MS Office, without Microsoft

If you see the above and immediately think, Chinese release of MS Word you’d be forgiven for your mistake. It is in fact a Kingsoft product, themed to look like Microsoft office.

I was alerted to its existence in beta state by an article by on OMGubuntu. The debian package can be downloaded from

I’ve been using the Android version of the Kingsoft office package for quite some time and it just works. It’s not a paid for product, although, on the Kingsoft website the Windows version seems to be paid for.

The application needs to be broken a little bit for the English to appear, otherwise you’re stuck reading everything in Chinese. After installing the application, launching it brings up in Chinese what appears to be a product registration screen. Just enter whatever you feel like entering. To get rid of most of the Chinese text run the following in a terminal (thanks to the efforts of Mohammed Sayanvala).

cd /opt/kingsoft/wps-office/office6/2052
sudo rm qt.qm wps.qm wpp.qm et.qm

That will remove the fonts making it readable to western civilisation. Opening the suite will generate an error which can be hidden indefinitely with a small check box. It is very interesting that it only appears to open MS office documents, Word, Excel and Presentation. No OpenOffice support seems to be present.

Small secure linux distributions

With the recent news stories about bank accounts being hacked and monies pilfered we decided to investigate ways to protect our business.

Now the problem is two fold.

Online banking login details

The first is quite obvious, protecting the online banking username and password. It is fairly obvious when someone stands over your shoulder concentrating on memorising your account details. It is also very easy to protect yourself from this approach by, say, locking yourself in a tiny room.

More frightening is key logging software. We’ve on occasion identified key logging software running on a clients machine in the logs of one of our products. Malware, trojans, virus (whatever the plural may be) and the like easily infects browsers and workstations. We even had articles this week about government spy software in RSA masquerading as a firefox process collecting end user data. So this is where the problem lies, protecting the details from stealthy criminals thieving all your hard earned cash.

One time passwords

There is a fallacy regarding the cellphones we carry. Banks do not make us aware of this and place the onus on the phone owner to ensure their security. Our cellphone companies do not and have never indicated that sim cards are secure and securely dished out. So when our banks added OTP sms message and claimed we’re all saved it was a huge lie. A fake ID, a couple of bob, and 30 minutes later a crafty criminal is in possession of a new sim card on your account. The OTP sms messages arrive on the new sim card (as the one in your phone was declared stolen) and bobs your uncle, new beneficiaries are created, money transferred and wailing and gnashing of teeth for the now much poorer individual.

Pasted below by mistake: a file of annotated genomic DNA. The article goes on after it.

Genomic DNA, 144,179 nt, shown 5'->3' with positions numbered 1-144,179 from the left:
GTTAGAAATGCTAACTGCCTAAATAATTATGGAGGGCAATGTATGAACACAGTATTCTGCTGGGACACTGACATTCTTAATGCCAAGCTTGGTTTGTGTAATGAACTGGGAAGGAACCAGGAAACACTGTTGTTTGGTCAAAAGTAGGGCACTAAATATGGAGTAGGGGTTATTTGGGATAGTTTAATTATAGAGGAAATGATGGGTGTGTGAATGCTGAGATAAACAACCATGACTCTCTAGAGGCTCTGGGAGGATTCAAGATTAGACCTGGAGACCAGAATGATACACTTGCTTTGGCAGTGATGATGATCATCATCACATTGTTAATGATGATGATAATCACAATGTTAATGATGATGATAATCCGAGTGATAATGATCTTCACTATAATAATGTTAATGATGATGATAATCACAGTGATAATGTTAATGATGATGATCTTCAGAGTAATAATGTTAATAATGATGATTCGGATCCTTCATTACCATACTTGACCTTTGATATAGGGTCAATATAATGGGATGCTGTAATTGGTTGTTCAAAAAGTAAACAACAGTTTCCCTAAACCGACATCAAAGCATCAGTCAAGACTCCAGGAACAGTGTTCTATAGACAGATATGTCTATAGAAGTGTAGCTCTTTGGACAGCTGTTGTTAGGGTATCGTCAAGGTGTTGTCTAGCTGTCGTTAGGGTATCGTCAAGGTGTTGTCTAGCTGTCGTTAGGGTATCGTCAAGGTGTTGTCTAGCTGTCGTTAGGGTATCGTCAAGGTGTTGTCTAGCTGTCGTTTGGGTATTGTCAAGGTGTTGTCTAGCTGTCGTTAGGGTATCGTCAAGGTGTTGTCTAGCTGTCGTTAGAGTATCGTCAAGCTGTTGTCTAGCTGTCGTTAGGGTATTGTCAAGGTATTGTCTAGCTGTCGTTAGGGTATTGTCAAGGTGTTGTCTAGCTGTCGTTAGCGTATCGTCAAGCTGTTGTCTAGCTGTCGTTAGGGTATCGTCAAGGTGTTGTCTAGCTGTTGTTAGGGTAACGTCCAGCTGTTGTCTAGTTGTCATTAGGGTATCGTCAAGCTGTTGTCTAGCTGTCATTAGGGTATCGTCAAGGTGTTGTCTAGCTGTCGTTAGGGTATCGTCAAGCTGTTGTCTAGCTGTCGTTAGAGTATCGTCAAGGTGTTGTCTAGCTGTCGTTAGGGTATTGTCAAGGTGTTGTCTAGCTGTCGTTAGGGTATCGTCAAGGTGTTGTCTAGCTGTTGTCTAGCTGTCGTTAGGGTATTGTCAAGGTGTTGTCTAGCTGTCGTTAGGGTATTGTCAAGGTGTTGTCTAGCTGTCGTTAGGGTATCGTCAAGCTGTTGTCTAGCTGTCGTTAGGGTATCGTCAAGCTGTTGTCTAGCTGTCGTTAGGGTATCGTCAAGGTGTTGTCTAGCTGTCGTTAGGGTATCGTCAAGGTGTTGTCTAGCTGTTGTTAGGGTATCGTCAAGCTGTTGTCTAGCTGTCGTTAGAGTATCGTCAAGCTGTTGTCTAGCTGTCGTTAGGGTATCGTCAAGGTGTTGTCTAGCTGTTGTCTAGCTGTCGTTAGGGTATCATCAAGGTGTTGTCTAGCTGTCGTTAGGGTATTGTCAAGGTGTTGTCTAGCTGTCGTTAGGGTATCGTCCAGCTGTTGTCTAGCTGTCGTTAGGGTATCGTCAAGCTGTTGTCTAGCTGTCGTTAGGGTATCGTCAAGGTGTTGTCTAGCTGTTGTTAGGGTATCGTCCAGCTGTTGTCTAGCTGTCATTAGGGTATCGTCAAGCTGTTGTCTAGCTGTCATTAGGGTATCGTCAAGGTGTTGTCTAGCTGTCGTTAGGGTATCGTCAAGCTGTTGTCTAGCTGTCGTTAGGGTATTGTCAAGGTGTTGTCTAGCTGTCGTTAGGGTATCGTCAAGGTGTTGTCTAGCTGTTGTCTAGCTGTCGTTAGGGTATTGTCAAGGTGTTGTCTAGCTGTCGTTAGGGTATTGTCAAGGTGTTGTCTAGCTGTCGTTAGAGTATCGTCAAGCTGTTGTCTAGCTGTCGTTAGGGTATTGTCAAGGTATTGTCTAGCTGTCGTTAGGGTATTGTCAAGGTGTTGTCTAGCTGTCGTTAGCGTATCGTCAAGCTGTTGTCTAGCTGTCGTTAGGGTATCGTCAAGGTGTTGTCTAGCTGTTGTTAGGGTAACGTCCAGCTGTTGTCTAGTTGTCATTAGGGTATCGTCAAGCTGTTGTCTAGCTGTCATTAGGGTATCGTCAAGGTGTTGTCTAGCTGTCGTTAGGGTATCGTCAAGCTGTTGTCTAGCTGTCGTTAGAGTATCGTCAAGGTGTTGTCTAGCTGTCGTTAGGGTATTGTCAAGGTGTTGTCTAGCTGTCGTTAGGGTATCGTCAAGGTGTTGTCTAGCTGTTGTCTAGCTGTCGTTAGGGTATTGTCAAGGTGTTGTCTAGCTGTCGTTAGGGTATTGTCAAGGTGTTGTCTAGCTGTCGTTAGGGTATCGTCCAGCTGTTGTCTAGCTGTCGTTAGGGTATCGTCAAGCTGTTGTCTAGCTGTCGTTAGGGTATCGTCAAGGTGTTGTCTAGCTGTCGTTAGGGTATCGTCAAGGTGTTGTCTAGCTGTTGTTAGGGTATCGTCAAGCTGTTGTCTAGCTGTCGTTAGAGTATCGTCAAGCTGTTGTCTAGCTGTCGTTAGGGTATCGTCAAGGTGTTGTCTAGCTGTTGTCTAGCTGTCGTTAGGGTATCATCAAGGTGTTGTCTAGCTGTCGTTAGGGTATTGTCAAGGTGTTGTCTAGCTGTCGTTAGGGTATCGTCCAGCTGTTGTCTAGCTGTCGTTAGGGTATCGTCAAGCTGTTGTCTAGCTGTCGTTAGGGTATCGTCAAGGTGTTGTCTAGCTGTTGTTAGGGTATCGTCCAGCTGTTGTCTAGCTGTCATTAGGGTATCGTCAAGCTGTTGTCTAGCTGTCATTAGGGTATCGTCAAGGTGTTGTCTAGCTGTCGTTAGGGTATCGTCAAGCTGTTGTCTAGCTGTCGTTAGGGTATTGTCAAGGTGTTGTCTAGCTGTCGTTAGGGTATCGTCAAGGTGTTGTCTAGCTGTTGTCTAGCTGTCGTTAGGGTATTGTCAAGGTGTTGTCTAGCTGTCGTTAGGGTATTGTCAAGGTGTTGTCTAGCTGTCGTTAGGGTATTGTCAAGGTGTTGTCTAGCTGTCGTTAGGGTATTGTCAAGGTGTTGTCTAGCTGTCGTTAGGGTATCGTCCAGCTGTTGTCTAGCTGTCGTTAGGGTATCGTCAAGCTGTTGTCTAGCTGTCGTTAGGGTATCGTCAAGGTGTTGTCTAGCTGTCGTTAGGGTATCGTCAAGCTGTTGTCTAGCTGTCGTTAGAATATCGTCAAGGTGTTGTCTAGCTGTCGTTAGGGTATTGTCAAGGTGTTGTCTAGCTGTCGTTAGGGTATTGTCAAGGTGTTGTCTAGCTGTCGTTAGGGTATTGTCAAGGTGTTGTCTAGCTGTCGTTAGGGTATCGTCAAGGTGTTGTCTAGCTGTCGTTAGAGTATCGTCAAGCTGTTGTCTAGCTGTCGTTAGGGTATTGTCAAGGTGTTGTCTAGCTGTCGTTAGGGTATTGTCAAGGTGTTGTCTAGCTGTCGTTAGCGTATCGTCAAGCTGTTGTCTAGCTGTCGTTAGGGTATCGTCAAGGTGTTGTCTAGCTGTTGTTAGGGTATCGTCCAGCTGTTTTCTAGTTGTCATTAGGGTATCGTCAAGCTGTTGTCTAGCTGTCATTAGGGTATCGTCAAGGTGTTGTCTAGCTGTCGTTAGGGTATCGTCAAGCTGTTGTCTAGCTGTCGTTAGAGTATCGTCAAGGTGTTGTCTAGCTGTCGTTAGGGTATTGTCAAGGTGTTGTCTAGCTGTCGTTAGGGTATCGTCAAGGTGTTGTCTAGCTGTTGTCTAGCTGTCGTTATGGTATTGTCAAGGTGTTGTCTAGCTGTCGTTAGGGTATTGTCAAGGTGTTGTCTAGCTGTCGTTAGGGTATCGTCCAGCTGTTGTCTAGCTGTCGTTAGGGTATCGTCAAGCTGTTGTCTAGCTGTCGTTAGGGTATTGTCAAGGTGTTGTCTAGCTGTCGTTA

The solution is not simple, however, one easy start is to use a small OS that stores no data, runs from RAM and loses all data when the workstation is rebooted. Wikipedia lists a number of these small distributions. So now when locked in a small windowless room this ensures no software key loggers are able to steal bank account details. Note software carefully placed in the previous sentence. Physical security is the only way to protect yourself from hardware key loggers readily available for purchase on the internet.

We’re experimenting with Tails, a small distro employing the tor network for anonymity. It’s not ideal, as it forces you to use the Tor network to access the internet securely which makes the experience slow and most banks will raise alarm if your bank activity jumps from country to country.

Another possibility is Lightweight Portable Security (LPS) which is a DoD initiative, if I can get it to work…


A blast from the past. I just rediscovered the joys of Synergy. I used to use it over a decade ago while still a lecturer at University. I needed a tool, before I finally abandoned Windows for good, to enable me to effortlessly switch between my Linux workstation, Gentoo at the time, and the Windows workstation. I didn’t want an additional keyboard and mouse to confuse my already cluttered academic brain.

In comes Synergy. It allows multiple workstations to be controlled by a keyboard and mouse connected to one of the devices. The mouse will move from the edge of one monitor to the other. Focus follows mouse and the keyboard then inputs on the client. It’s still the same simple application that can run on Linux, Mac and Windows. There is even a client for Android in alpha dev stage, synergyandroid, so as I’m typing this my mouse can seamlessly move from Laptop, to workstation to Android tablet.

section: screens

section: links
left = AndroidTablet
right  = Laptop

left = Desktop

right = Desktop


section: aliases

The config file, /etc/synergy.conf is all too simple to configure for this basic setup. The workstation is the server, and the laptop and tablet the clients. If one or more of the clients are not available that edge of the window disappears seamlessly.